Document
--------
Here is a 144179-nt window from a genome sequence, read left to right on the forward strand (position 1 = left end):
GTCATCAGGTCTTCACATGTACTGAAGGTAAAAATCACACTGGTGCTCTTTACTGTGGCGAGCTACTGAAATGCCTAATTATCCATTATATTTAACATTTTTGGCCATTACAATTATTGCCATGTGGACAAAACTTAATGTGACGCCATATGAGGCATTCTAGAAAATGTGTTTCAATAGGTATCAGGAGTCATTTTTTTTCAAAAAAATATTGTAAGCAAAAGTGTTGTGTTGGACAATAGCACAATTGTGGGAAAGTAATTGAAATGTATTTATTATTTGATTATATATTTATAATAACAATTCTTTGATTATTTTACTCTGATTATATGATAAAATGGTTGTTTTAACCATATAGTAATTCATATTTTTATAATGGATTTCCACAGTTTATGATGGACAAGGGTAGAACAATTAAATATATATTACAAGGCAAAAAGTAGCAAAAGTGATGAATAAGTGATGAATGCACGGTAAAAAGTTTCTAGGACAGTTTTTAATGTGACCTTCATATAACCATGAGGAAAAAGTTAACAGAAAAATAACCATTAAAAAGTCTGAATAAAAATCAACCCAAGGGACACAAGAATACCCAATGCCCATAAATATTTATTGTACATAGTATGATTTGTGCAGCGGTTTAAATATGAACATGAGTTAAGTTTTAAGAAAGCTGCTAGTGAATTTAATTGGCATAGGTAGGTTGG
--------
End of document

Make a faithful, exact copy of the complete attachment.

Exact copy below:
Here is a 144179-nt window from a genome sequence, read left to right on the forward strand (position 1 = left end):
GTCATCAGGTCTTCACATGTACTGAAGGTAAAAATCACACTGGTGCTCTTTACTGTGGCGAGCTACTGAAATGCCTAATTATCCATTATATTTAACATTTTTGGCCATTACAATTATTGCCATGTGGACAAAACTTAATGTGACGCCATATGAGGCATTCTAGAAAATGTGTTTCAATAGGTATCAGGAGTCATTTTTTTTCAAAAAAATATTGTAAGCAAAAGTGTTGTGTTGGACAATAGCACAATTGTGGGAAAGTAATTGAAATGTATTTATTATTTGATTATATATTTATAATAACAATTCTTTGATTATTTTACTCTGATTATATGATAAAATGGTTGTTTTAACCATATAGTAATTCATATTTTTATAATGGATTTCCACAGTTTATGATGGACAAGGGTAGAACAATTAAATATATATTACAAGGCAAAAAGTAGCAAAAGTGATGAATAAGTGATGAATGCACGGTAAAAAGTTTCTAGGACAGTTTTTAATGTGACCTTCATATAACCATGAGGAAAAAGTTAACAGAAAAATAACCATTAAAAAGTCTGAATAAAAATCAACCCAAGGGACACAAGAATACCCAATGCCCATAAATATTTATTGTACATAGTATGATTTGTGCAGCGGTTTAAATATGAACATGAGTTAAGTTTTAAGAAAGCTGCTAGTGAATTTAATTGGCATAGGTAGGTTGG